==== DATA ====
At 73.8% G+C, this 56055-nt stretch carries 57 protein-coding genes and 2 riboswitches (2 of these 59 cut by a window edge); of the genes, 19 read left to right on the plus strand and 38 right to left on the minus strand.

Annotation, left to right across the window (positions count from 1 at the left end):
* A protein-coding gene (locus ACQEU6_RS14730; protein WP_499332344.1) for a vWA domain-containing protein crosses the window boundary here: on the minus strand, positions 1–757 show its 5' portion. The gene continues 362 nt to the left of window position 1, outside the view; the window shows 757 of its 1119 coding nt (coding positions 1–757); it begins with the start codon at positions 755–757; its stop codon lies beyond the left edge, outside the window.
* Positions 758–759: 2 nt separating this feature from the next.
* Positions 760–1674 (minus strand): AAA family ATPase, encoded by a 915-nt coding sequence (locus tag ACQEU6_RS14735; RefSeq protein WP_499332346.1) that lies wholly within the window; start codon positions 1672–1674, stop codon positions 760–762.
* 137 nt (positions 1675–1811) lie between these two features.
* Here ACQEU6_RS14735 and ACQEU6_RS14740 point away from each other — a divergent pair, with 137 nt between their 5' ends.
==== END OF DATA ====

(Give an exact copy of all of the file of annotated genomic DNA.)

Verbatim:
At 73.8% G+C, this 56055-nt stretch carries 57 protein-coding genes and 2 riboswitches (2 of these 59 cut by a window edge); of the genes, 19 read left to right on the plus strand and 38 right to left on the minus strand.

Annotation, left to right across the window (positions count from 1 at the left end):
* A protein-coding gene (locus ACQEU6_RS14730; protein WP_499332344.1) for a vWA domain-containing protein crosses the window boundary here: on the minus strand, positions 1–757 show its 5' portion. The gene continues 362 nt to the left of window position 1, outside the view; the window shows 757 of its 1119 coding nt (coding positions 1–757); it begins with the start codon at positions 755–757; its stop codon lies beyond the left edge, outside the window.
* Positions 758–759: 2 nt separating this feature from the next.
* Positions 760–1674 (minus strand): AAA family ATPase, encoded by a 915-nt coding sequence (locus tag ACQEU6_RS14735; RefSeq protein WP_499332346.1) that lies wholly within the window; start codon positions 1672–1674, stop codon positions 760–762.
* 137 nt (positions 1675–1811) lie between these two features.
* Here ACQEU6_RS14735 and ACQEU6_RS14740 point away from each other — a divergent pair, with 137 nt between their 5' ends.